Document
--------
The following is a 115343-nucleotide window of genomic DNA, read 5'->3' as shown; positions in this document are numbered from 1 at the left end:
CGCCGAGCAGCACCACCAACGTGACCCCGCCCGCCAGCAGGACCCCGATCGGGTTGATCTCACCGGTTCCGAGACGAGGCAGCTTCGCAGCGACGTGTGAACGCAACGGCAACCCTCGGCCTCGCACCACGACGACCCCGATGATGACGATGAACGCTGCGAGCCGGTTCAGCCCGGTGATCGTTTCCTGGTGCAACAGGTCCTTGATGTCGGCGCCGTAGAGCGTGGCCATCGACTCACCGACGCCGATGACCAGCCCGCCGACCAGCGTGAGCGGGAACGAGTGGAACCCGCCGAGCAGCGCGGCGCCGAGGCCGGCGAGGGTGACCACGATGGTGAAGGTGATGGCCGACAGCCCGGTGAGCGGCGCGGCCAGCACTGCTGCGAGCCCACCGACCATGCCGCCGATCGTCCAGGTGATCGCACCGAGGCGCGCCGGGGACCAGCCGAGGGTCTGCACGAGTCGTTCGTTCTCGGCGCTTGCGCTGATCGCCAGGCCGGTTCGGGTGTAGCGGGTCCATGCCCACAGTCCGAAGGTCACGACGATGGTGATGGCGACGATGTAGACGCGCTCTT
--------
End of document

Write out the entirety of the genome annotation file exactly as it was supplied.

The following is a 115343-nucleotide window of genomic DNA, read 5'->3' as shown; positions in this document are numbered from 1 at the left end:
CGCCGAGCAGCACCACCAACGTGACCCCGCCCGCCAGCAGGACCCCGATCGGGTTGATCTCACCGGTTCCGAGACGAGGCAGCTTCGCAGCGACGTGTGAACGCAACGGCAACCCTCGGCCTCGCACCACGACGACCCCGATGATGACGATGAACGCTGCGAGCCGGTTCAGCCCGGTGATCGTTTCCTGGTGCAACAGGTCCTTGATGTCGGCGCCGTAGAGCGTGGCCATCGACTCACCGACGCCGATGACCAGCCCGCCGACCAGCGTGAGCGGGAACGAGTGGAACCCGCCGAGCAGCGCGGCGCCGAGGCCGGCGAGGGTGACCACGATGGTGAAGGTGATGGCCGACAGCCCGGTGAGCGGCGCGGCCAGCACTGCTGCGAGCCCACCGACCATGCCGCCGATCGTCCAGGTGATCGCACCGAGGCGCGCCGGGGACCAGCCGAGGGTCTGCACGAGTCGTTCGTTCTCGGCGCTTGCGCTGATCGCCAGGCCGGTTCGGGTGTAGCGGGTCCATGCCCACAGTCCGAAGGTCACGACGATGGTGATGGCGACGATGTAGACGCGCTCTT